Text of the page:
Tradition dictates that the party winning the most seats forms the government. If a party ends up with more than half the seats in the House of Commons, a majority government forms and has control over the House.
But if the party winning the most seats still has fewer than half the total seats, it is likely to form a minority government. This status means that the opposition parties, with their greater number of seats, can block bills from passing. The Opposition can also bring down the government on major matters like the budget.
To govern, the party in power must have the support of the House. When there is a minority government, the Opposition can try to topple it by tabling a non-confidence motion. If the motion wins the majority of votes from members, the government then falls.
When the government is brought down, the House of Commons is dissolved and an election called.
A minority party can unite with another party in the House of Commons to obtain an absolute majority. In such cases, the alliance may be temporary like the Liberal Party and the New Democratic Party in 2005. It may also be a formal alliance whereby the party that agrees to unite obtains positions within the government.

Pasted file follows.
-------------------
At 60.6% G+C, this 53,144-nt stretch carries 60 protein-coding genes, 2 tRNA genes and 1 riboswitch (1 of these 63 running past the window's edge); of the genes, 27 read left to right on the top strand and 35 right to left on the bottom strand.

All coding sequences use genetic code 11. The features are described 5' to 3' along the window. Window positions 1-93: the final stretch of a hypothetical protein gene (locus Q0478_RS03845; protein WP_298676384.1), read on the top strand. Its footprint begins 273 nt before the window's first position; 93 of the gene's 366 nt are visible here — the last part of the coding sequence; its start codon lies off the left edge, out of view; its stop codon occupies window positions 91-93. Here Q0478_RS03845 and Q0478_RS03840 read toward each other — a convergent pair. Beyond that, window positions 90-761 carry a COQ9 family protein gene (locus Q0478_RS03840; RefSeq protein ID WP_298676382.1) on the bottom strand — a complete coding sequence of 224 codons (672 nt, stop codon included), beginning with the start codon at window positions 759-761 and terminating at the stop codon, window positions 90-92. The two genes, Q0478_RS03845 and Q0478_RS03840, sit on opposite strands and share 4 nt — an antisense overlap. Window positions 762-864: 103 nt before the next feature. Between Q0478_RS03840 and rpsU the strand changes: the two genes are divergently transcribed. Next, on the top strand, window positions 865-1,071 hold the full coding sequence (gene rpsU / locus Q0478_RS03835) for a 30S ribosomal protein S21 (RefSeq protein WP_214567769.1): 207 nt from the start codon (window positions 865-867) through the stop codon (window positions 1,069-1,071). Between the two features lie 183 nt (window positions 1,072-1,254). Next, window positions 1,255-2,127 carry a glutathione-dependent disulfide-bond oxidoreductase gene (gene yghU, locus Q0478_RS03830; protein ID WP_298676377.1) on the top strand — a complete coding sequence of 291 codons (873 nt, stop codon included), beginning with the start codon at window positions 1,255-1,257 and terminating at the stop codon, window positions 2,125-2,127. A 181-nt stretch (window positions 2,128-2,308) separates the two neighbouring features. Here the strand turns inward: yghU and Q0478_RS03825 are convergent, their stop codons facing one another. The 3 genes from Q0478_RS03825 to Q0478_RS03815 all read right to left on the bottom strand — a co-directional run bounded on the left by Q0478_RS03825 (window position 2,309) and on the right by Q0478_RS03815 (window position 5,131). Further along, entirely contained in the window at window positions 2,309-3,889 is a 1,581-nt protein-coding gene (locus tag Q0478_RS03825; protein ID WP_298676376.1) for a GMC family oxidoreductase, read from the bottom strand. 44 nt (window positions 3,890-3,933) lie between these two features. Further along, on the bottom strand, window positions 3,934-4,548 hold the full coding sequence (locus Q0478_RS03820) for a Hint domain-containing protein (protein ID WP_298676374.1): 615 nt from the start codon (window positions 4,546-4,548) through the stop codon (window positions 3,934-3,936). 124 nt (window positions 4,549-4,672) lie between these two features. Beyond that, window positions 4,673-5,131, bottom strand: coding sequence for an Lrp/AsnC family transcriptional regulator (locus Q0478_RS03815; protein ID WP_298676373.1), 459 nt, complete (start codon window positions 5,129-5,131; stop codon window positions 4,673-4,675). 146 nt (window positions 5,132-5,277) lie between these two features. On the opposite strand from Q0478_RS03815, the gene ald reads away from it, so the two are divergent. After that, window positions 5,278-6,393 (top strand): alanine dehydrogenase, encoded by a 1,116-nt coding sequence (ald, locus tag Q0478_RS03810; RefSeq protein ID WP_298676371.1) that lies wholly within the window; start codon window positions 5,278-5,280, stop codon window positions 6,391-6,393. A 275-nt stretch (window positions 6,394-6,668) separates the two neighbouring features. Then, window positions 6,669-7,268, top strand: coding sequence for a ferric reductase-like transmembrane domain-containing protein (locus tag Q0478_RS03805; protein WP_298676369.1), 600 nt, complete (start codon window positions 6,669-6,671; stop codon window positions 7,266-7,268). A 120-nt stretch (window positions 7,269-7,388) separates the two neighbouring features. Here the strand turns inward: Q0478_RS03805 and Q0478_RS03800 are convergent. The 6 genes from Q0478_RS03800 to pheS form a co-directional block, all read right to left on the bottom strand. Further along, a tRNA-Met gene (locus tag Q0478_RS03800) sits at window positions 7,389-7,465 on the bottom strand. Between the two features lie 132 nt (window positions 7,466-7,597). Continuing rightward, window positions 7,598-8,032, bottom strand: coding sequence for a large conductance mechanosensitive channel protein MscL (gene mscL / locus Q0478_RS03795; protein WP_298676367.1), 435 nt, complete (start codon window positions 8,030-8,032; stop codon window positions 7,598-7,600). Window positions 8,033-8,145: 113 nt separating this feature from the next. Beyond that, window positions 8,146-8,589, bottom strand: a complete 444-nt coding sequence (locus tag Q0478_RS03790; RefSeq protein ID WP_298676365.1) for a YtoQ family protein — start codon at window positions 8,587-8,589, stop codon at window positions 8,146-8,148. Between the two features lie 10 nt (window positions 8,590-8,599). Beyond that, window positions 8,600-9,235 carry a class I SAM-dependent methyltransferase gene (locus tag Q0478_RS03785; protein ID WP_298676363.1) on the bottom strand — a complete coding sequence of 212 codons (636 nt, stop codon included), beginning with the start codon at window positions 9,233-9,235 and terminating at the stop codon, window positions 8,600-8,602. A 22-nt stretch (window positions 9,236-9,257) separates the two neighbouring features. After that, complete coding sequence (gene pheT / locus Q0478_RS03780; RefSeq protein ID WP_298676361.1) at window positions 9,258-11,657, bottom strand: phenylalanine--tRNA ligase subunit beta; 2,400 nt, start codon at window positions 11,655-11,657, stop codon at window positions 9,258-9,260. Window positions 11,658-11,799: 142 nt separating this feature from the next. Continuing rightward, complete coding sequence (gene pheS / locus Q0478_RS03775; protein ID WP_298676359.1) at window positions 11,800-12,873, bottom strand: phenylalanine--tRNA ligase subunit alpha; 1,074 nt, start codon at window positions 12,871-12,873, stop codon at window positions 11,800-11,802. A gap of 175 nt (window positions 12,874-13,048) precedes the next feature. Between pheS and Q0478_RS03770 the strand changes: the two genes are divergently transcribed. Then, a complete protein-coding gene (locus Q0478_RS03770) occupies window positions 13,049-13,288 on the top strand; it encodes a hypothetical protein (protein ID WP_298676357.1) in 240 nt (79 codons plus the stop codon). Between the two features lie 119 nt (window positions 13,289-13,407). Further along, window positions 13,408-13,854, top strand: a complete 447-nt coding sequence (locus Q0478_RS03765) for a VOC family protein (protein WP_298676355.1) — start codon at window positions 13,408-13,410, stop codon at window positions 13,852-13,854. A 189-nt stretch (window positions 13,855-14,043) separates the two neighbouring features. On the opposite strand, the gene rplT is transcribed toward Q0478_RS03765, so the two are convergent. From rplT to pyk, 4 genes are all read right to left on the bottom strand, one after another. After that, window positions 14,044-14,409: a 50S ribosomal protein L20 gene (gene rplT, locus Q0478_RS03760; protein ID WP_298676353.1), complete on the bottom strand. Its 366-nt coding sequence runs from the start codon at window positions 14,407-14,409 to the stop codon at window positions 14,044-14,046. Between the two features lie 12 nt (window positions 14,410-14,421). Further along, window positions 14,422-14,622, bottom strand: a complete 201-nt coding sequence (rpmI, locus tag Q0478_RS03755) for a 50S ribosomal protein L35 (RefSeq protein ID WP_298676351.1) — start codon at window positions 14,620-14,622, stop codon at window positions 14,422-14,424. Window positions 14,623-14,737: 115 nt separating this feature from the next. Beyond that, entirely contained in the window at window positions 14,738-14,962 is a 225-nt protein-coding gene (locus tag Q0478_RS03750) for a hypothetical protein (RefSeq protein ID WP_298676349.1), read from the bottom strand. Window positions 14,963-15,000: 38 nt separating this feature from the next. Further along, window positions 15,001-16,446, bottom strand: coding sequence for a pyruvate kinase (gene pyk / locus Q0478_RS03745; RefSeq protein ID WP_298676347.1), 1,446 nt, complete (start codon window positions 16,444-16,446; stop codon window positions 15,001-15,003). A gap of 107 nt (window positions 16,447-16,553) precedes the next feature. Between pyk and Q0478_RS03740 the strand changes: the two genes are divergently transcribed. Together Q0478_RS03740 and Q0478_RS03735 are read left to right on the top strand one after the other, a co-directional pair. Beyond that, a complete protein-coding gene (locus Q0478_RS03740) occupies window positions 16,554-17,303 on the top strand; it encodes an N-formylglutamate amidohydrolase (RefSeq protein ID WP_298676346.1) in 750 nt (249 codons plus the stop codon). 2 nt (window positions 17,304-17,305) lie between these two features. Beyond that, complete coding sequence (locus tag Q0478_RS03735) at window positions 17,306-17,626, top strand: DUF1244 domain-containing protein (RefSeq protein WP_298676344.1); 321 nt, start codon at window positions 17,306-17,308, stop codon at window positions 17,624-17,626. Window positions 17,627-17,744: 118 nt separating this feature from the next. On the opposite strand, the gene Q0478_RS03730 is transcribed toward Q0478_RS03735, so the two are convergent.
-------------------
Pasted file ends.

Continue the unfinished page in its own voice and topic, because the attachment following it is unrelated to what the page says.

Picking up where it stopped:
If a party comes to power without winning seats in every province, tradition allows the prime minister to appoint ministers from among senators who are from provinces without a seat. This practice occurred in 1979 and 1980 under the governments of Joe Clark and Pierre Trudeau.
Senators who are ministers aren’t permitted to sit in the House of Commons, but may sit in the Cabinet and on the Priorities Committee.
The prime minister may also appoint an unelected person as a minister. This new minister, however, must be elected as soon as possible in a by-election. If he loses the election, he must resign as minister.